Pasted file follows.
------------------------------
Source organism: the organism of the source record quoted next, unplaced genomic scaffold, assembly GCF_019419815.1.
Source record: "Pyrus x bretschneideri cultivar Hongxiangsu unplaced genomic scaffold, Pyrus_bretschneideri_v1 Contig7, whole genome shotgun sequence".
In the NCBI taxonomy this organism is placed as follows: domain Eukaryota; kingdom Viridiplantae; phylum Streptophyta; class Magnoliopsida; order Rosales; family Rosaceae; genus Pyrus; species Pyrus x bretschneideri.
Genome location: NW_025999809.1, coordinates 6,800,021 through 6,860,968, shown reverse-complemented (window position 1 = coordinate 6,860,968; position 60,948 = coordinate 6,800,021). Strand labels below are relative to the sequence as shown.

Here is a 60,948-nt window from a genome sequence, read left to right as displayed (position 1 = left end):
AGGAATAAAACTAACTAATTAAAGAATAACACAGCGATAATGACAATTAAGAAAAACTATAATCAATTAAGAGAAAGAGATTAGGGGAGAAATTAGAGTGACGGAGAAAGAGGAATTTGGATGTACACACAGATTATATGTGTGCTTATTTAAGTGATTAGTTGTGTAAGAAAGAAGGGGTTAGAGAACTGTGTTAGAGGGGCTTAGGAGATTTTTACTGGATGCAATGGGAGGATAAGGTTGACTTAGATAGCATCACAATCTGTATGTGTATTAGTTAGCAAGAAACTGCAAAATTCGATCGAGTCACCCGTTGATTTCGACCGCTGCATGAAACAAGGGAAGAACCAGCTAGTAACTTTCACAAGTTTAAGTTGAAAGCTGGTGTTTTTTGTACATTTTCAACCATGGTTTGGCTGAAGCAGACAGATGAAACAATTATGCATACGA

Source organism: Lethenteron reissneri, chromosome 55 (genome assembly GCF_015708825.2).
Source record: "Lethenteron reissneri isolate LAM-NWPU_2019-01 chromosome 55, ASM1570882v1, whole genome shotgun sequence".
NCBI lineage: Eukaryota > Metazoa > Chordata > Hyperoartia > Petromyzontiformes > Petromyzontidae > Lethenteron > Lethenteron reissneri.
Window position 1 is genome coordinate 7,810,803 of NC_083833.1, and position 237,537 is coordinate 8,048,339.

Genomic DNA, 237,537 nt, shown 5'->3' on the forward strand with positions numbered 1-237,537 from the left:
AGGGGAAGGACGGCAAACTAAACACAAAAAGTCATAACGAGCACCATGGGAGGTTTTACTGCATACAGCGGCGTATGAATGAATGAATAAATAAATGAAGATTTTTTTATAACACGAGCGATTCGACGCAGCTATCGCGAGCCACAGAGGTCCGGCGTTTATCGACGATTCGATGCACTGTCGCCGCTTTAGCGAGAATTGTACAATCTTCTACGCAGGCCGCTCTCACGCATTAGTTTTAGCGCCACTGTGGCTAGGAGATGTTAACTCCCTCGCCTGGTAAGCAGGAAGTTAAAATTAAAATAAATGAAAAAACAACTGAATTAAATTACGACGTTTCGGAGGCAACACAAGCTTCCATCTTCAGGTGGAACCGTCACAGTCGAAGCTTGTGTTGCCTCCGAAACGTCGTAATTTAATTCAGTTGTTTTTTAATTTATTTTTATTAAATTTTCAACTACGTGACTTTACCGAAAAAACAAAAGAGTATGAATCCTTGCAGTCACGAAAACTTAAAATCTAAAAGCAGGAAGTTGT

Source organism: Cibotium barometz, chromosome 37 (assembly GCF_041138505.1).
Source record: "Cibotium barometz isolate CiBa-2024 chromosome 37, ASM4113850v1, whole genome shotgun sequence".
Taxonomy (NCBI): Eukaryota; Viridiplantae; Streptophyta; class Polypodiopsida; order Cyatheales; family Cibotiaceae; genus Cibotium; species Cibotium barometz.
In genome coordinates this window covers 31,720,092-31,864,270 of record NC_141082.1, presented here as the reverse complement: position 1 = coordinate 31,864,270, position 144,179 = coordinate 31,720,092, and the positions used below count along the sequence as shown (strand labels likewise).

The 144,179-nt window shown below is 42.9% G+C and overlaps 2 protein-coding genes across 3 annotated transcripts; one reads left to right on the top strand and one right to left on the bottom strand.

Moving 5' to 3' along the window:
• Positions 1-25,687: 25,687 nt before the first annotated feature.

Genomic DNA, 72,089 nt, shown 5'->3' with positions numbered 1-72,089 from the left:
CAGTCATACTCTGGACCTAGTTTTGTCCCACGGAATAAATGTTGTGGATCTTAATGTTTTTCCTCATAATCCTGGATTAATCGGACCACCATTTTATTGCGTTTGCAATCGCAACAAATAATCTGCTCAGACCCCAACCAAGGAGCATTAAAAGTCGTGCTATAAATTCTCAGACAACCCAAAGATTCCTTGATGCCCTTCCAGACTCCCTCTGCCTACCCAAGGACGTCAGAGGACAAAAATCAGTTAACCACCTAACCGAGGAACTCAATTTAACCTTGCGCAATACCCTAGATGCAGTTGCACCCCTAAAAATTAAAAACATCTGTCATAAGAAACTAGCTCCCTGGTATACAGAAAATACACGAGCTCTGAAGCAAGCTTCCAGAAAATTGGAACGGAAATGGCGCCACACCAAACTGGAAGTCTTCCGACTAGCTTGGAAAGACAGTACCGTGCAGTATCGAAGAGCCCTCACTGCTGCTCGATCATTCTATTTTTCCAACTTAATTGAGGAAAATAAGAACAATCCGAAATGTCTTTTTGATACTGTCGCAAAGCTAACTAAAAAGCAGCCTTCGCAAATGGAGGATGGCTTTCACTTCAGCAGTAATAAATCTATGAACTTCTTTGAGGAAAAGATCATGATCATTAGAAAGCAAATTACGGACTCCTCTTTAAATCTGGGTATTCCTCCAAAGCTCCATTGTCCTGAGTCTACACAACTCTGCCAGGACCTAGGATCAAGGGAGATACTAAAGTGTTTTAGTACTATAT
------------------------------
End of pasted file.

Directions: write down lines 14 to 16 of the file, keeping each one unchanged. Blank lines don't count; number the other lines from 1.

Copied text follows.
Source record: "Cibotium barometz isolate CiBa-2024 chromosome 37, ASM4113850v1, whole genome shotgun sequence".
Taxonomy (NCBI): Eukaryota; Viridiplantae; Streptophyta; class Polypodiopsida; order Cyatheales; family Cibotiaceae; genus Cibotium; species Cibotium barometz.
In genome coordinates this window covers 31,720,092-31,864,270 of record NC_141082.1, presented here as the reverse complement: position 1 = coordinate 31,864,270, position 144,179 = coordinate 31,720,092, and the positions used below count along the sequence as shown (strand labels likewise).